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Dallas' Months-Old Cyclist Protection Law Isn't Being Enforced, Records Show

You're on your own, guys.
You're on your own, guys.

It's been eight months since the Dallas City Council passed new rules forcing drivers to be nice to cyclists. It's been six months since the short-lived, ill-conceived public education campaign. It's been almost a year since some asshole shot up me and my bike with paintballs.

So, what has become of the city's effort to make the city safe for bicycles?

See also: City Hall Wants to Make It Clear to Drivers: Don't Be a Dick to Cyclists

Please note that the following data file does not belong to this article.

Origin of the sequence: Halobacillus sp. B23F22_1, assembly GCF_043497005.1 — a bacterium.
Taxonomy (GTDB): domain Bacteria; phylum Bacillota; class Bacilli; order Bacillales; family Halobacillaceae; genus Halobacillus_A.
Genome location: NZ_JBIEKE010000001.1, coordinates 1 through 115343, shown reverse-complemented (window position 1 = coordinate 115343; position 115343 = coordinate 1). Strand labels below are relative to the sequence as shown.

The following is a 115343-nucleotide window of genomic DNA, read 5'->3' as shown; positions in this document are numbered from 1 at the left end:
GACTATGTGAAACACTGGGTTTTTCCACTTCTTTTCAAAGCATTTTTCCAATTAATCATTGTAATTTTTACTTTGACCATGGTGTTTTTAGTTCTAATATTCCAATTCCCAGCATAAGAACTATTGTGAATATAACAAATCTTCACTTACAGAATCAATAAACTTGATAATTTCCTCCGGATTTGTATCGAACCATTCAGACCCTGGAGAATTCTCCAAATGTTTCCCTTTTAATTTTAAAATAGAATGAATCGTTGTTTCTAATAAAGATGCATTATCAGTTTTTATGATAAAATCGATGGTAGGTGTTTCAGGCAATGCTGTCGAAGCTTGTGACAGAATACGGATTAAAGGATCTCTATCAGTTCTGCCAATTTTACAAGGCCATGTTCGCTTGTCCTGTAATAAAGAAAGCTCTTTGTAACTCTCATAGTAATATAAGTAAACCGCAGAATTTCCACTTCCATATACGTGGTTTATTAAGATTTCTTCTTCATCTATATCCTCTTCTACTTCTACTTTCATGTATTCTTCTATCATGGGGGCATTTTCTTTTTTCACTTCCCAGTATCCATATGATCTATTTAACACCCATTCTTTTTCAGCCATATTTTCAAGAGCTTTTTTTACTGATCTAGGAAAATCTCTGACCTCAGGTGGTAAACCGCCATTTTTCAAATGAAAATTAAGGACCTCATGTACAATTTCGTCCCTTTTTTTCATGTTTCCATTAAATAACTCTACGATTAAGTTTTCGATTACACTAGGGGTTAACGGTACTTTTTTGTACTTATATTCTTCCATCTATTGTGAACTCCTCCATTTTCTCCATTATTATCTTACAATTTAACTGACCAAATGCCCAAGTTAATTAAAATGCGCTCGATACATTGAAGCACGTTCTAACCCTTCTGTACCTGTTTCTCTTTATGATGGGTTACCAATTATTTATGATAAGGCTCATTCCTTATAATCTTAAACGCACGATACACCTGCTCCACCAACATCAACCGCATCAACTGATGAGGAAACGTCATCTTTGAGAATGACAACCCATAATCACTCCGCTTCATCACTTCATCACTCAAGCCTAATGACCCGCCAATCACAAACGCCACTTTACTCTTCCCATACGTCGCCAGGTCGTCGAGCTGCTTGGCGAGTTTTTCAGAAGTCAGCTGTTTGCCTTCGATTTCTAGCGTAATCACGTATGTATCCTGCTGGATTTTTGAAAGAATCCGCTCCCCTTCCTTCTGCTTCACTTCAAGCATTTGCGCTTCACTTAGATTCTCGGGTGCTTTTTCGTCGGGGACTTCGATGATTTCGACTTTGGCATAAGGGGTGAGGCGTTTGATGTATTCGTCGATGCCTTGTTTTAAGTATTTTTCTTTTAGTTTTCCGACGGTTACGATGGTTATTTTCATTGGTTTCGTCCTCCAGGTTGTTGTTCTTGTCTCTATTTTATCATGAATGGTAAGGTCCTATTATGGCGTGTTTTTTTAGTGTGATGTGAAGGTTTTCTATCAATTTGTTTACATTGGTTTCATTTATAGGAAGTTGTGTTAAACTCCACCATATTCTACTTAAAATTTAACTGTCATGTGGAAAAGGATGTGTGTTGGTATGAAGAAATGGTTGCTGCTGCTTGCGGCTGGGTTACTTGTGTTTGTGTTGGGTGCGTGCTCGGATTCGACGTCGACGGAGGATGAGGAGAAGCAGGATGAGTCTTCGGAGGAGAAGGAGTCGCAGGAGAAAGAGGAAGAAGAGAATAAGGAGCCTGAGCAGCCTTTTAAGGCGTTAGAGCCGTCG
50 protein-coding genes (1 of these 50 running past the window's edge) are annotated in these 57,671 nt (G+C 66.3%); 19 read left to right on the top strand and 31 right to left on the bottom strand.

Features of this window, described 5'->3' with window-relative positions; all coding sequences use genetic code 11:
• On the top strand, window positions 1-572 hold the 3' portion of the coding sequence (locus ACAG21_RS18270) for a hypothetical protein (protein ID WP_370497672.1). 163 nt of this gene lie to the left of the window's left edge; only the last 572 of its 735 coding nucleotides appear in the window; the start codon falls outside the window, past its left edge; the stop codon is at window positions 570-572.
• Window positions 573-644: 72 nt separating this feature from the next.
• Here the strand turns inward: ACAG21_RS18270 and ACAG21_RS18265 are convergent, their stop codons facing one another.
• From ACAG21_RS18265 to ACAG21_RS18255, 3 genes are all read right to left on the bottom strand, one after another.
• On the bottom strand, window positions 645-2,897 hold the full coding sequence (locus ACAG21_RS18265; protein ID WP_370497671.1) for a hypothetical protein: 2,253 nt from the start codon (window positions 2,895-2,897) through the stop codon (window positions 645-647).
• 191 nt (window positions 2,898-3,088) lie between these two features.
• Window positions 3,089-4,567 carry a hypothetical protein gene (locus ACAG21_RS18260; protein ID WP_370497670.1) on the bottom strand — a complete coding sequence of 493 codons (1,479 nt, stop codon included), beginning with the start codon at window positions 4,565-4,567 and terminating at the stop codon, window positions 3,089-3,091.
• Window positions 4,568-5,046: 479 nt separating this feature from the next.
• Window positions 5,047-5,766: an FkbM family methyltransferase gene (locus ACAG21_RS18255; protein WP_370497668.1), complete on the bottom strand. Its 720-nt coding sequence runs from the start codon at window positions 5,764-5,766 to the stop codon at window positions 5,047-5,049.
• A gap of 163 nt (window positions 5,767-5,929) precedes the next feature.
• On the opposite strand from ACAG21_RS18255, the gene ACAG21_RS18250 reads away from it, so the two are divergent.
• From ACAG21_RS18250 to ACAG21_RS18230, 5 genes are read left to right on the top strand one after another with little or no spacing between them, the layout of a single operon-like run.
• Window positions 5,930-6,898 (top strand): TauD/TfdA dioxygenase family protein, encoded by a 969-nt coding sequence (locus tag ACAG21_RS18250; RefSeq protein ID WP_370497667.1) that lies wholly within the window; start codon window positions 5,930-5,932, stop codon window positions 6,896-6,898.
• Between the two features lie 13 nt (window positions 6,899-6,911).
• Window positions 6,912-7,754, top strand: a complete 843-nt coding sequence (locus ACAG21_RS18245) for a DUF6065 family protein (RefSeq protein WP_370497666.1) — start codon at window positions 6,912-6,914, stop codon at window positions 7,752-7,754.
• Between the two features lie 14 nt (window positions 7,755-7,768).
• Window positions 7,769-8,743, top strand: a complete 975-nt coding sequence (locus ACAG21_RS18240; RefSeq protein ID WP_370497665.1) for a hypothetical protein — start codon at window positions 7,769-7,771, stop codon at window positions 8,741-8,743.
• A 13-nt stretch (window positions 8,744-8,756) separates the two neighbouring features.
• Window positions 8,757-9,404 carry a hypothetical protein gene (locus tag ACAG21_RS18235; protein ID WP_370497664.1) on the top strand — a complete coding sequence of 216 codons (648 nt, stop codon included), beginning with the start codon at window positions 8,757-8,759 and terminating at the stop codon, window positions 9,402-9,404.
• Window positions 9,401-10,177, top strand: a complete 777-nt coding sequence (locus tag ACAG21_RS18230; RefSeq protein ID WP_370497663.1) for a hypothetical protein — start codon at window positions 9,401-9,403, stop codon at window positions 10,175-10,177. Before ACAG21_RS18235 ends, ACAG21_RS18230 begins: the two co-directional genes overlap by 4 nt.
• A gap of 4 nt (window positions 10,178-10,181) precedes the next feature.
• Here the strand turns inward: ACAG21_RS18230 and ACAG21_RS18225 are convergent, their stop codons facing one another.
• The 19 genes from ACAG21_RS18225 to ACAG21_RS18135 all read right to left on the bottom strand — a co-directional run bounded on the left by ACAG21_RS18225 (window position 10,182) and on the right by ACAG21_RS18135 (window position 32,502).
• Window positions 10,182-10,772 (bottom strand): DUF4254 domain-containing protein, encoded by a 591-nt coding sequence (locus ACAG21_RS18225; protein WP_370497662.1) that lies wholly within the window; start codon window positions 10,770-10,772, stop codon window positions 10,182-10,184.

Apparently nothing. We filed an open records request with the city to see how many citations have been issued under the new vulnerable-road-user law, which levies a $300 fine on motorists caught unsafely passing, cutting off, throwing things at or otherwise endangering the health and welfare of cyclists. It turned up nothing.

Maybe Dallas cops are still in the education phase and are issuing stern warnings. Maybe Dallas drivers have learned to not act like Dallas drivers when there's a squad car nearby. Maybe DPD decided it has more important things to focus on.

See also: Here's Dallas' New Campaign to Make Drivers Be More Courteous to Cyclists

That last bit is true to an extent, but the vulnerable-road-user law was touted as a tool to help improve public safety. What good is a tool if you never use it?

We've reached out to city spokesman Frank Librio for a response.


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